#80 Going once, Going twice, Sold

            I spent much of the weekend working on an exciting archival project which I’ll be telling you about in a future article.  So with my limited time, I went to our vertical files and pulled out the folder on the Kinsley Sales Pavilion (livestock sale barn) for this week’s article.  I’m hoping if it brings back more information, pictures, memories or stories about the sales barn, you will contact the library and share them for our files.

            Before the sales barn, there was a stock yard located east of the VFW and on the south side of the railroad tracks.  Livestock was loaded and unloaded on the train there.

            In August of 1933, the Edwards County Shippers Association met with local business men to talk about raising money to build a livestock sales barn. Shares were to be sold and then bought back with interest.  To encourage attendance, the association provided dinner and music by Pete Riisoe and Ed Lyman before the meeting.

            Leo Craft chaired the meeting and Earl Ehlers told of visiting a sale in Bucklin and seeing how it benefitted the town. Harold G. Britton also visited a sale in Anthony, and he described what a success it was for the town and merchants.

            The Shippers Association already had a contract with the Santa Fe Railroad for a site just east of the stockyards.  The plan of the pavilion was to be 44’ by 50’, to seat 500 people and to have 28 pens, part of them being 8’ X 16’ and part 16’ X 16’. 

            In December, 1933 the association was making a final push to raise funds to build the pavilion.  Time did not allow me to go through the papers to see how the shares were sold or not.  One way or another, Hugh Miller and Ed Lippoldt did build the Kinsley Sales Pavilion beside the stockyards and opened it on December 27, 1934. These two men were described in a Kinsley Graphic article (Dec. 20, 1034) as knowledgeable livestock men and “live wires”.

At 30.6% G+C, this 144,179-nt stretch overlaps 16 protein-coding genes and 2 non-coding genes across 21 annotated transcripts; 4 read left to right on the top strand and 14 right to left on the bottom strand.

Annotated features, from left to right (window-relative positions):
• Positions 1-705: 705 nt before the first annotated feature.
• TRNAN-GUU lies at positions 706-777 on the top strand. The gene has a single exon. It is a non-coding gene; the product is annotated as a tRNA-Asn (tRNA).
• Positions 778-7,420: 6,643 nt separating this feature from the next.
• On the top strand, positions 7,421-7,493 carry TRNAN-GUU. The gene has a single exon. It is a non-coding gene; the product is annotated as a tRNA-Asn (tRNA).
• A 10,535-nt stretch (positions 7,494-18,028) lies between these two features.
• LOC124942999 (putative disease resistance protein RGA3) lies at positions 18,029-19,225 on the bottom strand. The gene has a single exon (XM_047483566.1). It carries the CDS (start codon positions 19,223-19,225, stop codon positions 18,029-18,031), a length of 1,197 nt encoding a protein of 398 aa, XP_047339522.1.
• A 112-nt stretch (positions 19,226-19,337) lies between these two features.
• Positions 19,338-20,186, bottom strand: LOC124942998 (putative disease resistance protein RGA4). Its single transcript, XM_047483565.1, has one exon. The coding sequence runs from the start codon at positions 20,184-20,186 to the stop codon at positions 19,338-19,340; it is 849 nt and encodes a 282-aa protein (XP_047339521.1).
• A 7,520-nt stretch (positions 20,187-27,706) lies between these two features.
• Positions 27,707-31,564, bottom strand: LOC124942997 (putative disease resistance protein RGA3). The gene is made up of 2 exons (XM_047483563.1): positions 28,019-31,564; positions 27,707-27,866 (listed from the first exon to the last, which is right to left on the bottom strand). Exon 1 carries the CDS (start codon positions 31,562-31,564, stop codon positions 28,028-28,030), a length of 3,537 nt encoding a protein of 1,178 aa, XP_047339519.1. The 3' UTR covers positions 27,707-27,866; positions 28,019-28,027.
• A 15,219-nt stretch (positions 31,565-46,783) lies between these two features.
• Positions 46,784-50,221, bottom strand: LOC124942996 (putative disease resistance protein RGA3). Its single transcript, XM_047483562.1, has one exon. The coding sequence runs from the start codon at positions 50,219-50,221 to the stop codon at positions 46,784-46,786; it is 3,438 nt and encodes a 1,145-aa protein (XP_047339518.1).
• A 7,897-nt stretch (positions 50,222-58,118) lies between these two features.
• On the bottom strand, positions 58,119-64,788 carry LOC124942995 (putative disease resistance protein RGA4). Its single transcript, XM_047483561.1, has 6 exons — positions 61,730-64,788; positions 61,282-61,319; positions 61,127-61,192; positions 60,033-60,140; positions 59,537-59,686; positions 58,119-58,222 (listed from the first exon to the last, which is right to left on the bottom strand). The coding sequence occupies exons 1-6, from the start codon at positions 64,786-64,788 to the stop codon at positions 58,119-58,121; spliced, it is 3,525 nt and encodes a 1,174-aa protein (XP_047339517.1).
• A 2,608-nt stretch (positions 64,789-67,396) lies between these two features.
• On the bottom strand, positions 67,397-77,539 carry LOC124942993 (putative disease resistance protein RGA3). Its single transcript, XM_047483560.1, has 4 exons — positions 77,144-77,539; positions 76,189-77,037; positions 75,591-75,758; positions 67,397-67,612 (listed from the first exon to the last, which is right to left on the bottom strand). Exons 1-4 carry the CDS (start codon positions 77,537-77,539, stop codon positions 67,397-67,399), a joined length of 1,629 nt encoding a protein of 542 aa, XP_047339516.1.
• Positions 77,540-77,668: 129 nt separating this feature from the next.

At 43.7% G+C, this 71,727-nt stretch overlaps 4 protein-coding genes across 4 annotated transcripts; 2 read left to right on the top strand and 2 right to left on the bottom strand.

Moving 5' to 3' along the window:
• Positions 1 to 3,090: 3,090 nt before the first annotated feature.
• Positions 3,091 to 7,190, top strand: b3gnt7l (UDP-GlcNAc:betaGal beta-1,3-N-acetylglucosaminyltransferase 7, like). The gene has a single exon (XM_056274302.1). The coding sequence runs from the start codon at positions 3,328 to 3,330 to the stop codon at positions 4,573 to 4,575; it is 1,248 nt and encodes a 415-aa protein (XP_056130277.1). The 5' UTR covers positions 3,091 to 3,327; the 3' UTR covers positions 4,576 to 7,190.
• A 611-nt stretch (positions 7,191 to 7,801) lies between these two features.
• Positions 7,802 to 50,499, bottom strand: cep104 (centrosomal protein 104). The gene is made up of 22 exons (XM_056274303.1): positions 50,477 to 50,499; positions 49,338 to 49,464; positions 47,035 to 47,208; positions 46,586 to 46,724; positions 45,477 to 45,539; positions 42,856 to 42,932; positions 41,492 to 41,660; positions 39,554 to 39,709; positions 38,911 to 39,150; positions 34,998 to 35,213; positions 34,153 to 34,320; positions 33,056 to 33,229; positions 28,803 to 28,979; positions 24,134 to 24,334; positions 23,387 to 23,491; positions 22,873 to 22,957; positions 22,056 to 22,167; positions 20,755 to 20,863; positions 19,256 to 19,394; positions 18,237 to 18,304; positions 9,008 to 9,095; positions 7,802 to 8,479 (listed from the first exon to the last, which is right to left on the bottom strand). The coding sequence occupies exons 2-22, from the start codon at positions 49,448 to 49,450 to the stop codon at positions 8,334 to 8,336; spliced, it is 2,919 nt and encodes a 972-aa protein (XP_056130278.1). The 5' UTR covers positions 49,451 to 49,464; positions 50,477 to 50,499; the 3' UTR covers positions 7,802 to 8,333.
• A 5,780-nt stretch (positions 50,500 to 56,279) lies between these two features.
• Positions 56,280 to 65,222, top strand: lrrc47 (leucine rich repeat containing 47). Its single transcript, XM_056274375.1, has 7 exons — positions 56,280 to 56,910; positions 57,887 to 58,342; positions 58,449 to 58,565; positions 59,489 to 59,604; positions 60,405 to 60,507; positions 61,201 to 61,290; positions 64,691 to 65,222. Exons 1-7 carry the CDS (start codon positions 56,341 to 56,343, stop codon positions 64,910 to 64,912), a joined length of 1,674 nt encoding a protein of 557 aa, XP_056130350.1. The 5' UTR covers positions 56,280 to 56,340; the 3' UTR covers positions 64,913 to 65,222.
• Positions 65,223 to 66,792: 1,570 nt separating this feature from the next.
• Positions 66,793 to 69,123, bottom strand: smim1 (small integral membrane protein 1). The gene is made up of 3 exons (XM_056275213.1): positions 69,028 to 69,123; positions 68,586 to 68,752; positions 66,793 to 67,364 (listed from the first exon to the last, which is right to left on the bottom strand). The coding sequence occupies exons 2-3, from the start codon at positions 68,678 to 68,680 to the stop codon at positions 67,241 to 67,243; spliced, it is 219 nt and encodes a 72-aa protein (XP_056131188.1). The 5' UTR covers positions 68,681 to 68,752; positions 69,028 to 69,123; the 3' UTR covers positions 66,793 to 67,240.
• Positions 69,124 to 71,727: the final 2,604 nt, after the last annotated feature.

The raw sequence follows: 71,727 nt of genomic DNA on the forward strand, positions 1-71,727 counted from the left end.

This was the biggest business enterprise that had happened in Kinsley in a long time probably due to the Depression and Dust Bowl.

              Their building was 48’ by 60’ with a gravel sales ring 30’ by 40’.  It could seat 700 people and offered a lunch room and ladies restroom.  Forty new pens were built with an alley leading into the sales ring. 

In 1938, sales were held every Wednesday afternoon.  Can anyone answer the question of why the phrase “Fair treatment to all” needed to be in the advertisement from the January 6, 1938 issue of the Kinsley Mercury

            I’m not sure when, but sometime, maybe in 1939 or 1940, W. R. Weigand, who had worked with his father at the sales barn in LaCrosse, ran the sales barn here for a short time.  He did have to close it because there was a lack of feed in the county.    

            Then with the backing of 43 Kinsley businesses, Weigand leased and reopened the pavilion on Saturday, November 30, 1940.  On that day, everyone selling or purchasing animals was given a chance to win a free calf. The Kinsley Chamber of Commerce offered free coffee.

This Lewis Bros. advertisement appeared in the Kinsley Mercury, April 11, 1946. The Lewis Bros. owned the sales barn from at least 1946 to 1956.

            By 1946 Bert and Buck Lewis had bought the business which was now called the Kinsley Livestock Sales Co.  They ran it for 10 years when E. H. Snyder of Pratt and Russell Wilkey of Sterling bought it in 1956.  

This picture was taken in the 1940s or early 1950s when Bert and Buck Lewis
owned the sale barn.  (Picture credit:  Mike Lewis)

            On January 21, 1960 the Kinsley Mercury featured the business, being run at the time by Rick Snyder, as “one of Kinsley’s most valuable assets and is of real service to the farmers of this area.  This business provides an outlet as well as a supply for the livestock men of a large area and weekly attracts a large number of buyers from over the state of Kansas as well as the adjoining states.”

            Snyder and Wilkey had the business for six years until the first week of August, 1962, when they announced that it was closing until further notice.  After that, I believe ranchers and farmers went to the sales barns in nearby Dodge City or Pratt.    

            That is the information I gleaned from the library file and a very little research.  It also gets us to a time when some people will remember going to the sales barn. If you can add to our information or have pictures or stories, I hope you will contact the library so we can add it to the file.